Wednesday, September 27, 2006

Ask and ye shall receive

Back in June, The Supreme Court delivered a decision in the Hamdan v. Rumsfeld case that many legal scholars were raving about. Military tribunals for detainees had been "struck down" it was claimed and seriously minded folks, especially Glenn Greenwald (for whom I have the utmost respect) prognosticated a number of serious problems for the Bush administration subsequent to this opinion. But lurking in the background was one helpful piece of advice offered by Justice Stephen Breyer. Helpful to the White House, that is, if it decided to pursue a continuation of the travesty of justice.
Nothing prevents the President from returning to Congress to seek the authority he belives necessary.
It should have been obvious, of course, that this is exactly what would happen. Indeed, I said so back then and proferred that the decision would likely not be as detrimental to the administration as many, including Greenwald, had imagined.
Bush will do this and the wheedling Congress will grant all that is asked. And, as we well know, there are no limits to the authority Bush thinks he needs.

Don't expect this decision to change much of anything on the ground in Gitmo.
No one seemed to want to believe me. I continued to state it this position in the simplest of terms:
I have expressed doubts that the decision would do much of anything, since Congress, at the behest of the White House, appear ready to leap into the now extant legal void and concoct some legislative legerdemain that would retroactively legalize everything Bush has already done. And Congress will do this upon advice received from the Supreme Court itself on how best to legalise the conduct the Supremes were calling illegal on that day.
Indeed, the so-called compromise (how laugable that sounds) went a few steps further than merely granting a continuance of the tribunals.
Mr. Bush, as he made clear yesterday, intends to continue using the CIA to secretly detain and abuse certain terrorist suspects. He will do so by issuing his own interpretation of the Geneva Conventions in an executive order and by relying on questionable Justice Department opinions that authorize such practices as exposing prisoners to hypothermia and prolonged sleep deprivation. Under the compromise agreed to yesterday, Congress would recognize his authority to take these steps and prevent prisoners from appealing them to U.S. courts. The bill would also immunize CIA personnel from prosecution for all but the most serious abuses and protect those who in the past violated U.S. law against war crimes.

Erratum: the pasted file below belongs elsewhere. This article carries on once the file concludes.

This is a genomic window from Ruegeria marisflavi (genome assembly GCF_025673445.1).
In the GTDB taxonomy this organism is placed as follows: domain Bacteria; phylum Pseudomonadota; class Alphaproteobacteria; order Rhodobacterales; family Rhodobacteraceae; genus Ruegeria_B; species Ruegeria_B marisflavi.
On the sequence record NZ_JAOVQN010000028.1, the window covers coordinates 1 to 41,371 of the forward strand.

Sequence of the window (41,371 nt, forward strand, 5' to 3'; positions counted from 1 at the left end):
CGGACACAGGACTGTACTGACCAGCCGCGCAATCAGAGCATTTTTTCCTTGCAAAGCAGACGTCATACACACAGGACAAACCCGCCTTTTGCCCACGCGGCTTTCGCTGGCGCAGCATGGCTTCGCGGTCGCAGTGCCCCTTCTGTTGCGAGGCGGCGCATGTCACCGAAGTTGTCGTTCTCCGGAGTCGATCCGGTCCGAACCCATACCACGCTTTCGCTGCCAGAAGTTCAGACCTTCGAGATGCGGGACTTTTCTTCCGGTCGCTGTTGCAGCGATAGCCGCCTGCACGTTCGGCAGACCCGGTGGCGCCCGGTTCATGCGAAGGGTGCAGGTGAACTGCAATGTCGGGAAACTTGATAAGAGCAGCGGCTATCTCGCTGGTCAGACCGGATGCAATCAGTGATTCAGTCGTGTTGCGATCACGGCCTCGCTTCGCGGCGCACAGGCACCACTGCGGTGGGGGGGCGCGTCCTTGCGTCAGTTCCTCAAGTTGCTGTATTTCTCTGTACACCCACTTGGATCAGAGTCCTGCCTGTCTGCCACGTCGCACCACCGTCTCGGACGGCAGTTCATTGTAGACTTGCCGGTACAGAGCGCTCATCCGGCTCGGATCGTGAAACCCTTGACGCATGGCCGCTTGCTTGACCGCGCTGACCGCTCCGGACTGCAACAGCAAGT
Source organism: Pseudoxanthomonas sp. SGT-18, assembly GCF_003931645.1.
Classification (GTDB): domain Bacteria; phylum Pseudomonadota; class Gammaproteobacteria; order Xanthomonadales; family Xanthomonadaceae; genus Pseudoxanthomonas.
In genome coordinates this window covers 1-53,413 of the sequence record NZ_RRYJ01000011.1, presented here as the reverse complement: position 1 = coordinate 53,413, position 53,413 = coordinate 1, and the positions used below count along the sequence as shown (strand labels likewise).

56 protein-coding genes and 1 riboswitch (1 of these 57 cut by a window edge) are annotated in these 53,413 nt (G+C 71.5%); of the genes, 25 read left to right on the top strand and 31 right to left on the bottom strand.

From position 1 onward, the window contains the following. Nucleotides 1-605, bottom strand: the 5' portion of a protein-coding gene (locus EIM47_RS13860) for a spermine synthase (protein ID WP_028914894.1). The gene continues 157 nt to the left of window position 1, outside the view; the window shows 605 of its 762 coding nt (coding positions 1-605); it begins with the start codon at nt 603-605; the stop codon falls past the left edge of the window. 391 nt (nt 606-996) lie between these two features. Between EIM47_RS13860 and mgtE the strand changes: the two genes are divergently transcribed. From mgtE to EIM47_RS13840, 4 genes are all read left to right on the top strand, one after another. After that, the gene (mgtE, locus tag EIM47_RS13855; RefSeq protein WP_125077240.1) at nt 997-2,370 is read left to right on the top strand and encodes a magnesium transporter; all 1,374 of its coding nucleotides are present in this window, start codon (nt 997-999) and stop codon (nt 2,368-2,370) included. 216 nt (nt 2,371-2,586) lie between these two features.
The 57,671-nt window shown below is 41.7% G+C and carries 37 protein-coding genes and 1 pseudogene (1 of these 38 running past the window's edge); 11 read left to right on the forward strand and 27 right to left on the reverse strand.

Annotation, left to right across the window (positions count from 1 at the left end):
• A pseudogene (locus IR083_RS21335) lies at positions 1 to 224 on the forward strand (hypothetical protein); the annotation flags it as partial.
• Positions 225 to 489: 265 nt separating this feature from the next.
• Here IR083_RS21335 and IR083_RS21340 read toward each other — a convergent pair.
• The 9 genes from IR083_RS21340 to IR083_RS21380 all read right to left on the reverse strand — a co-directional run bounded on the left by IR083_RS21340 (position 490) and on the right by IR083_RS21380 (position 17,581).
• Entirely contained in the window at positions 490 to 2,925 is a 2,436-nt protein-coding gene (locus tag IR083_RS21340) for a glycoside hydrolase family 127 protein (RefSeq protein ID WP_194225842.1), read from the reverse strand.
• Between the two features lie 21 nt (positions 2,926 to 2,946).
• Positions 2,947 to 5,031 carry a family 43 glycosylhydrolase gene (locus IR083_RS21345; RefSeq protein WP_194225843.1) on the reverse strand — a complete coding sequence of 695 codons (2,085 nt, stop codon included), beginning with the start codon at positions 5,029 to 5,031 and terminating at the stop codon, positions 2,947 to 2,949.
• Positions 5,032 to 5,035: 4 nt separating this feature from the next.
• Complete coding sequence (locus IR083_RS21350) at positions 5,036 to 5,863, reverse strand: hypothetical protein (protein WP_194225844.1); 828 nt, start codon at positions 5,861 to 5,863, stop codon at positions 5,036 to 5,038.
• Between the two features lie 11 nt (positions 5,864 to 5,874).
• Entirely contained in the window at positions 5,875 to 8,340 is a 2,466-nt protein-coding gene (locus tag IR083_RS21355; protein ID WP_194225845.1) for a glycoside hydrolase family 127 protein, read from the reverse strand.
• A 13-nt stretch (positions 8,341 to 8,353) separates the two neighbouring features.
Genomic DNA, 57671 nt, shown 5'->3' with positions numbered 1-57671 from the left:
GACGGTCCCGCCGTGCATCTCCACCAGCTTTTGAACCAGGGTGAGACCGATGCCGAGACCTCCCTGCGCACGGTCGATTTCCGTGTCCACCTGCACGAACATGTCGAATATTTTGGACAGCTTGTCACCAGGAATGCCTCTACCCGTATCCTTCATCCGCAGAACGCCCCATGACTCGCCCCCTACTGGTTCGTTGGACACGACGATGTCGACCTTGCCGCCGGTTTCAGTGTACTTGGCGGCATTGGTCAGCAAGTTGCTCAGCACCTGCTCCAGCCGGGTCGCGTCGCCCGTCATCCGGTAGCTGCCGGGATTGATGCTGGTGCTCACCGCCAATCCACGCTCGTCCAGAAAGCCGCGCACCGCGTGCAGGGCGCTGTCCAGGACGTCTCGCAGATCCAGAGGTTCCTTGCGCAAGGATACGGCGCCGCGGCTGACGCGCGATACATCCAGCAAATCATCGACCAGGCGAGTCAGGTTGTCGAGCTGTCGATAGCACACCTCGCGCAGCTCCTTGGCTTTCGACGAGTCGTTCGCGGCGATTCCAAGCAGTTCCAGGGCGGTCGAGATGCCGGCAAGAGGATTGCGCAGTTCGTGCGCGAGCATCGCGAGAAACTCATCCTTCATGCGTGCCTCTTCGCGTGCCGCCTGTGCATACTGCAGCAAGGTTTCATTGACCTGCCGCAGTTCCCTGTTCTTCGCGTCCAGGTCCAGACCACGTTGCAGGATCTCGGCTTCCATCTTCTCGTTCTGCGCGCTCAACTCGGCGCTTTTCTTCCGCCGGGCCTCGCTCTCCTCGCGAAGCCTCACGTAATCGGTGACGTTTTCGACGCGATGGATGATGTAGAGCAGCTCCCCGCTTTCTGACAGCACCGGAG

In effect, the agreement means that U.S. violations of international human rights law can continue as long as Mr. Bush is president, with Congress's tacit assent.
My prediction was almost a little too good.

Now, I notice that Greenwald is still on the attack over the pathetic postion adopted by Congress -- especially the distressing lack of participation by Democrats on this issue. And he is right to do so. But Greenwald's arguments immediately after the Hamdan opinion seemed to me to completely overlook what all of us have been witness to for years now: that this Congress is utterly craven when it comes to opposing Bush on issues of war and national security when the White House has clearly breached the law. How could anyone not expect this Republican-led Congress to do exactly what it now has done as regards detainee treatment? I know I did.

And now we have our very own state-sanctioned Lubyanka. Despite this expected, disgraceful repudiation of hundreds of years of legal standard, at this point I have only one question: why. Why are the supposed upright Americans who occupy the Congress of the United States so willing -- eager -- to sign away the tradition of forthright jurisprudence so clearly mandated by the Constitution and the laws of this land?

Bush will tell us it is because the people in Gitmo -- if they would even call them people -- are the "worst of the worst." Some, no doubt, are very bad. But there are also people like this:
It's hard to picture Haji Nasrat Khan as an international terrorist. For a start, the grey-bearded Afghan can barely walk, shuffling along on a three-wheeled walking frame. His sight is terrible - he squints through milky eyes that sometimes roll towards the heavens - while his helpers have to shout to make themselves heard. And as for his age - nobody knows for sure, not even Nasrat himself. "I think I am 78, or maybe 79," he ventures uncertainly, pausing over a cup of green tea.

Yet for three and a half years the US government deemed this elderly, infirm man an "enemy combatant", so dangerous to America's security that he was imprisoned at Guantánamo Bay.
And this is why we have a system of jurisprudence. Or at least, we used to.


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